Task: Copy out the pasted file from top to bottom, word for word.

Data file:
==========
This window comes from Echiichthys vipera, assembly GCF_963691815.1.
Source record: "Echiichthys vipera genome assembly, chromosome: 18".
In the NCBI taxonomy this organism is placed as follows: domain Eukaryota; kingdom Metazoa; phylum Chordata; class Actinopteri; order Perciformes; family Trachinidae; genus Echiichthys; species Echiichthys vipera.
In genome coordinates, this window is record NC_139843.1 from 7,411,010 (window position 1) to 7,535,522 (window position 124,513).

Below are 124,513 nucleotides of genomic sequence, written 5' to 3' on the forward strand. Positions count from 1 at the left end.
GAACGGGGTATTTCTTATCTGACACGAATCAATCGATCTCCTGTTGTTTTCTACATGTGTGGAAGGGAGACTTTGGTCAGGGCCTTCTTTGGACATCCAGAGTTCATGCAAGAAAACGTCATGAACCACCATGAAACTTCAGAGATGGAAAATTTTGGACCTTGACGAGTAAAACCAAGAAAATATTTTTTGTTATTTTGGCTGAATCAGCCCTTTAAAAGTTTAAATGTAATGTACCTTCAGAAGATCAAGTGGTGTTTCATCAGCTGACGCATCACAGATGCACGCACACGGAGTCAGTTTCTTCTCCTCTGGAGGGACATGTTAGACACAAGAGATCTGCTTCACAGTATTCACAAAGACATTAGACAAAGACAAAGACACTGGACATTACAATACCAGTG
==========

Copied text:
This window comes from Echiichthys vipera, assembly GCF_963691815.1.
Source record: "Echiichthys vipera genome assembly, chromosome: 18".
In the NCBI taxonomy this organism is placed as follows: domain Eukaryota; kingdom Metazoa; phylum Chordata; class Actinopteri; order Perciformes; family Trachinidae; genus Echiichthys; species Echiichthys vipera.
In genome coordinates, this window is record NC_139843.1 from 7,411,010 (window position 1) to 7,535,522 (window position 124,513).

Below are 124,513 nucleotides of genomic sequence, written 5' to 3' on the forward strand. Positions count from 1 at the left end.
GAACGGGGTATTTCTTATCTGACACGAATCAATCGATCTCCTGTTGTTTTCTACATGTGTGGAAGGGAGACTTTGGTCAGGGCCTTCTTTGGACATCCAGAGTTCATGCAAGAAAACGTCATGAACCACCATGAAACTTCAGAGATGGAAAATTTTGGACCTTGACGAGTAAAACCAAGAAAATATTTTTTGTTATTTTGGCTGAATCAGCCCTTTAAAAGTTTAAATGTAATGTACCTTCAGAAGATCAAGTGGTGTTTCATCAGCTGACGCATCACAGATGCACGCACACGGAGTCAGTTTCTTCTCCTCTGGAGGGACATGTTAGACACAAGAGATCTGCTTCACAGTATTCACAAAGACATTAGACAAAGACAAAGACACTGGACATTACAATACCAGTG